“The miracle isn’t that I finished. The miracle is that I had the courage to start.”
So, run I did.
Personally I really think the Guerrilla training really does help – particularly my least-favourite bit, the cardio!
The three-mile course does have quite a sharp hill right at the start, before you’re really into your stride.
Most times I immediately feel my lungs/heart protesting as the rest of the group surges ahead, but today that didn’t happen.
Needless to say, the support you get on the way round from marshals and other runners is fantastic – and towards the end a guy I know came back for me, and accompanied me on the last section, before letting me sprint to the finish.
Any duck-honking traditionally happens when you’re still at the bandstand, before said duck is packed away along with all the other equipment.
However, that only really applies to those who have timed themselves, as opposed to people like me who wait to get the result texted to them. I want to be accurate!
By the time this happened I was sitting in the ParkRun “café” (a church hall), drinking tea and eating hot buttered toast!
Today my body gets a High Five from me for its ability to fully recover.
And it was a special day for the kids involved in ParkRun too – all the volunteer positions were manned by youngsters, who had an adult present where applicable.
Director of the Hanley event Bryn Holmes explained: “Well, we often have juniors that volunteer on a weekly basis so we decided to have juniors like the event director, all the way down to the marshals, the scanners – and even down to the ticket sorting-out…”
“Hopefully one of the event directors of the future would’ve been here today – you never know!”
He admitted it was mainly the idea of his 11-year-old daughter Millie, who, with another girl, got to be run director – addressing the 232 runners before they all set off.
She admitted: “Yes I was nervous, because it could’ve all gone wrong! It was fun, but kind of harder than I expected.”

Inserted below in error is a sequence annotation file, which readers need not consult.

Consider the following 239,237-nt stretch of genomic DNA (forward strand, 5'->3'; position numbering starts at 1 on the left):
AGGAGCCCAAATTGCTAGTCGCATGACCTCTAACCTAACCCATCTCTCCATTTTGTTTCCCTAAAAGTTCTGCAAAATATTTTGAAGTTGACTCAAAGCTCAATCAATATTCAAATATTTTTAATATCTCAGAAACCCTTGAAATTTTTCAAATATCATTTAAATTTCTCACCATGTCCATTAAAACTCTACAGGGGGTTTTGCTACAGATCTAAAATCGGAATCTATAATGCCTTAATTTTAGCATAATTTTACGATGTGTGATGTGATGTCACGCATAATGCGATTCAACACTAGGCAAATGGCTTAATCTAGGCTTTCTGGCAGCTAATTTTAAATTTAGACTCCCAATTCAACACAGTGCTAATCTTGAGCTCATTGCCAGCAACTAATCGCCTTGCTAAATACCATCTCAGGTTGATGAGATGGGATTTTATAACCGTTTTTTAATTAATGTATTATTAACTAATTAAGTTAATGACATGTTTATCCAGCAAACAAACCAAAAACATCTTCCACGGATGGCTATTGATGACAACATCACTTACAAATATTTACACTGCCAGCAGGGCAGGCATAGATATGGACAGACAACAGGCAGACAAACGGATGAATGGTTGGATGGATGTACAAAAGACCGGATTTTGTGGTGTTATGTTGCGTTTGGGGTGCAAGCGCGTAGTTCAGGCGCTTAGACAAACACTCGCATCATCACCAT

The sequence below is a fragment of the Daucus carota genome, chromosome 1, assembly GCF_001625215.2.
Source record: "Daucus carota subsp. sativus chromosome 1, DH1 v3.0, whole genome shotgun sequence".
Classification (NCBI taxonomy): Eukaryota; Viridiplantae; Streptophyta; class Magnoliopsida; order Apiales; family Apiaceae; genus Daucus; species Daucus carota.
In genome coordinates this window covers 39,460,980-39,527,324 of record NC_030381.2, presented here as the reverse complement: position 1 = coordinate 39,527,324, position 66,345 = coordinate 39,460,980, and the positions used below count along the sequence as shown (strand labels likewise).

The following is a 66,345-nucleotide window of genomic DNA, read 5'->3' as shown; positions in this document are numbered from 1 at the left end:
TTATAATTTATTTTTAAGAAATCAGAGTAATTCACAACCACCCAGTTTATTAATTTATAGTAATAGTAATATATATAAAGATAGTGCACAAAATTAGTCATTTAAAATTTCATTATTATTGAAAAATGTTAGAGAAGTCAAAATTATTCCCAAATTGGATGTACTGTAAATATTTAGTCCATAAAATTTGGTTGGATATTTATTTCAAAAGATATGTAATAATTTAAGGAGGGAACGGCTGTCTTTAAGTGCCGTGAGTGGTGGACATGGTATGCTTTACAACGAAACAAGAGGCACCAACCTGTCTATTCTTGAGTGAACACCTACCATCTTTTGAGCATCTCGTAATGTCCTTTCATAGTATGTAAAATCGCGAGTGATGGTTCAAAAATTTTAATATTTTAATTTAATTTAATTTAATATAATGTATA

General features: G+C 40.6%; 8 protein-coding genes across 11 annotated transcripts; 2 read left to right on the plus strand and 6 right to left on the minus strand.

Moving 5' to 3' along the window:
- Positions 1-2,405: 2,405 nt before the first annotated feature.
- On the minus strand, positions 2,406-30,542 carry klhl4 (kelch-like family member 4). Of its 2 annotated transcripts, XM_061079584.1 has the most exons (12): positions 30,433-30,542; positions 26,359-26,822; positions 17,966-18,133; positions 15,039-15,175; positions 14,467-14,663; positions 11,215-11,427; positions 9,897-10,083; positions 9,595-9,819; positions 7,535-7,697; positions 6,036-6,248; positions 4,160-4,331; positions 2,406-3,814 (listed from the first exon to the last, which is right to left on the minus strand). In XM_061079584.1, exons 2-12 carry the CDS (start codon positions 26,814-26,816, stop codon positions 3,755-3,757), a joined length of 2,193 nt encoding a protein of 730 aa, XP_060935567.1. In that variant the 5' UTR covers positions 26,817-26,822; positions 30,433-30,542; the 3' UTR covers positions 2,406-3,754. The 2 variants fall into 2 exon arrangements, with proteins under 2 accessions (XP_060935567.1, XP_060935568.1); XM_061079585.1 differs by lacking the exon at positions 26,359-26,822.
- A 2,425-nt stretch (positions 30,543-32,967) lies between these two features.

ACL (Anterior Cruciate Ligament) Injury is common among footballers – and can bring with it a frustratingly-long recovery period.
In April I spoke to Jonty Sargent – a football-mad sports presenter at Signal Radio forced to the side-lines by an injury sustained in a tackle during a Signal 1derers game in August 2014.
A catch-up revealed he no longer needs his crutches – but, in terms of regaining his confidence, it’s very early days indeed.
In May, surgeons cut a section off his hamstring and used that to replace two of the cruciate ligaments in his knee.
So he can do run-of-the-mill stuff which we mostly take for granted like using the stairs and walking the dog. He continues his “rehab” with twice-weekly physio sessions, and yes, he can now run and use the leg press at the gym.
So, I asked, were they ever times he thought things would never return to normal?
Jonty replied: “Well that’s the thing, to be fair I don’t think it ever will. In reality it’s always going to be that thing at the back of your mind…
“With playing football I’m unsure of whether or not I’ll really play again if not for a few months minimum at least. But I’ll never have a normal attitude to sport and running about.
“I’m always now going to be wary that it’s going to give way – and that it’s going to snap, essentially.”
And he knows he’s in good company.
“I ‘spose you get this with a lot of injuries – especially footballers and stuff – if you get a bad tackle and then, if you see that player again, or even walking back on to the pitch, you’re going to be so wary of it.
“And you see, in particular with footballers, that they’re never quite the player they were.”
However, he’s still involved with his passion via his work at Signal.
“When people who don’t quite make it as footballers (go into) radio and TV and media, I mean some people can go into the coaching and management, that’s the closest thing you can get to it which is quite good and I enjoy my job.
“I do miss football – in particular the big charity games that we get invited to play in and I can’t play in them, it’s really disheartening, but like I say being close to the sport in my job is something that I enjoy.”
Meanwhile he’s getting light-hearted advice on what exercise he can take from players like Jermaine Jenas – and, as evident in the video below, he’s sufficiently recovered to play Mini Ping Pong with Chris Iwulemo!